12 Blogs 4: Christmas Songs of the Doctor Who Writers

This is rather like one of those Christmas TV specials where one's host is continually surprised by new visitors ringing his doorbell. I've been greatly cheered by the response, both from the contributors and the commenters, and it's gone a long way towards establishing what is a different sort of Christmas vibe for me this year, but a Christmas vibe nevertheless. I feel reinvigorated for my final push at work this week. There have been a few stragglers in both previous categories, so we'll round those up near the end of the Twelve Blogs.

Today, I asked the writers of TV's Doctor Who what their favourite Christmas music was. And, as I think you'll find, my old gang didn't let me down...

‘My first instinct is to say Wizzard's “I Wish It could Be Christmas Every Day” because it's indicative of the genius that is Roy Wood and I loved it as a kid ‘cos they were funny on Top of the Pops and I love it now because it's just so darned brilliantly produced. But then I thought of the others I love, Kate Bush's “December Will be Magic Again” and Kirsty and the Pogues’ awesome “Fairytale of New York” (every play of that these days can reduce me to tears in seconds because we should never have lost Kirsty). And then I realised, for exactly the same reason, what my fave Christmas song has to be. Because it's so powerful, so beautiful and so uplifting and will make me cry with that simple, heartfelt whisper of "Merry Christmas John, Merry Christmas Yoko". It's the Plastic Ono Band's “Happy Xmas (War Is Over)”. I love Lennon so much, and because of when he died, songs like “Imagine” and “(Just Like) Starting Over” make me consider them as being Christmas songs too. But it's “Happy Xmas (War Is Over)” all the way,’ - Gary Russell (script editor, director The Infinite Quest).

I’m more of a McCartney person, really. But that’s our first Kate Bush mention of the day. But who’s this at the door, fleeing the lava...?

‘The usual suspects get terribly overplayed, so my current favourites are unusual ones that nobody else would ever play. Top of the list has to be the Muppets and John Denver singing “The Twelve Days of Christmas” - you can't go wrong with the Muppets, and it's both Christmassy and absolutely hilarious, especially when Miss Piggy completely milks her line again and again. A close second though has to be Elvis' cover of “Winter Wonderland” - a cracking Christmas tune, with the added bonus of Elvis sexing it up wholesale, giving it an ending flourish which makes walking in a winter wonderland seem like one of the dirtiest, rudest things you could possibly do,’ - James Moran (writer, ‘The Fires of Pompeii’).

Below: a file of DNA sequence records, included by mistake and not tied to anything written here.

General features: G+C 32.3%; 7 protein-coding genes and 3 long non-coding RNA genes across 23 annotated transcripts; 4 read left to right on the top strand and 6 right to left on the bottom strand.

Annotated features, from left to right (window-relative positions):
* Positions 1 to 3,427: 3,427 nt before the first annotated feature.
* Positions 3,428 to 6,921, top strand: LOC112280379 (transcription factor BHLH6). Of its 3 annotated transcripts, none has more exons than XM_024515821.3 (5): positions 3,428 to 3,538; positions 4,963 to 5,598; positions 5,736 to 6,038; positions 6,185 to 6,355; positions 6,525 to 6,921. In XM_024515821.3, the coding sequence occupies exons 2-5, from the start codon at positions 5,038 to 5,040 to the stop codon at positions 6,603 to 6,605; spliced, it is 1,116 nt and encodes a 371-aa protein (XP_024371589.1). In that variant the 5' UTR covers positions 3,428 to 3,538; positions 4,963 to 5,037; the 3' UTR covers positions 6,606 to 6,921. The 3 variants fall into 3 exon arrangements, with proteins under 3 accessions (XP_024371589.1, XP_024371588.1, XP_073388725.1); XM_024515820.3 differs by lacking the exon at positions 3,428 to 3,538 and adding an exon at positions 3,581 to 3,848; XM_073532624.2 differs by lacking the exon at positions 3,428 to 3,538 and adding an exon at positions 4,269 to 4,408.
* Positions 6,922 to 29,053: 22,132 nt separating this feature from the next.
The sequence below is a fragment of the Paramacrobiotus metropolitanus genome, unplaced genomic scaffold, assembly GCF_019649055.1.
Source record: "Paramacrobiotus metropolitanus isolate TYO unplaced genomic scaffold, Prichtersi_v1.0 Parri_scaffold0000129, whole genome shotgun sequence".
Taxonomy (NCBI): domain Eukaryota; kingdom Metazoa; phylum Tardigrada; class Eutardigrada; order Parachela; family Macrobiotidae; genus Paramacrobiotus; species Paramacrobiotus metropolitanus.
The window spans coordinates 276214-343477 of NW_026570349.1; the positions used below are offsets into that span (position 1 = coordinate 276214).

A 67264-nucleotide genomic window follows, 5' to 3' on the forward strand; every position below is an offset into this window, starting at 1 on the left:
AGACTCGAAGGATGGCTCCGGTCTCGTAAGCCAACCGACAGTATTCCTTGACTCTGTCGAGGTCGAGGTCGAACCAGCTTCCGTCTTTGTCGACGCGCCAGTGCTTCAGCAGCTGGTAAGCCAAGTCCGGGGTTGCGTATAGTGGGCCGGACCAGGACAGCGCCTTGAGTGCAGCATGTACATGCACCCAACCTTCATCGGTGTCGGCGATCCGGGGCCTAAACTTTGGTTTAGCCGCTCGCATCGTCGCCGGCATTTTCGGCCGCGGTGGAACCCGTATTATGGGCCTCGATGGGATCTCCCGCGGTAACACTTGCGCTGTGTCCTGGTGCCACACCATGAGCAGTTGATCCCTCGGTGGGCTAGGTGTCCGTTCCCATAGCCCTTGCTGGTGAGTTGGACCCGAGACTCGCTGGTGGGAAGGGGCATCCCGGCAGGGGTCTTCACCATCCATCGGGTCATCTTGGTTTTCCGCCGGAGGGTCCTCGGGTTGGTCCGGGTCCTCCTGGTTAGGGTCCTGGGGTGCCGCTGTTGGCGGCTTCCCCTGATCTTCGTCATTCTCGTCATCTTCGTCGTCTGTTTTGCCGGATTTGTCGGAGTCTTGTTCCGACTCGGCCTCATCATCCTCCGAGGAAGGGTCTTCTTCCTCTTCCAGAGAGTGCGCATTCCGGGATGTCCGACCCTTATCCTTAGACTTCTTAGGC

And James included the following...

But now look who it is, all sinister and gaunt in the shadows, about to scare us with Crooked House on BBC4...

‘By a country mile it's actually “O Holy Night”. A much underrated carol. I always get a little frisson of Christmas loveliness when I hear “Fall on your knees! O hear the angels' voices”. I'm a sucker for almost any carol actually. Every Christmas I go to Durham Cathedral for the carol service. It's amazing to think that people have been doing just the same thing in the same place for a thousand years,’ – Mark Gatiss (writer, ‘The Unquiet Dead’, etc.).

Aww! Myself, I love ‘Oh Little Town of Bethlehem’. It’s got this simple power which still astounds me, and doesn’t invite the chorus to theatrics. I even tried to have it played at our wedding. Until my wife told me I was insane.

But who’s this, skidding up to the door in a Ford Cortina?

‘”Lully Lullay Thou Little Tiny Child.” No one knows the composer, but it dates from the early 16th century. Ostensibly it's a lullaby to a crying infant (in a manger one assumes) but it is also a lament for that child's great and painful future life. It is so evocative of cold winter's nights and it just aches with compassion and sadness. Either that or Slade. Kidding,’ – Matthew Graham (writer, ‘Fear Her’).

And look, it’s a poor urchin, all shivering in the cold, in his ripped jeans and t-shirt, his hair askew from years of... oh, now I see it’s not...

‘Well, I'm torn between “I Wish It Could Be Christmas Every Day” and “The Twelve Days of Christmas”, so I'd like to combine them into the super carol: “The Three Hundred And Sixty Five Days Of Christmas”. Or “The Three Hundred And Sixty Six Days Of Christmas” on a leap year,’ – Tom MacRae (writer, ‘Rise of the Cybermen’/’The Age of Steel’).

Thanks, Tom. Now, it’s a good thing I’ve got the red carpet out of the loft. Look busy, everyone, throw the cover over the specially-built Hugo Award trophy case (yes, even though it’s empty) and hide the hymn books, look who it is...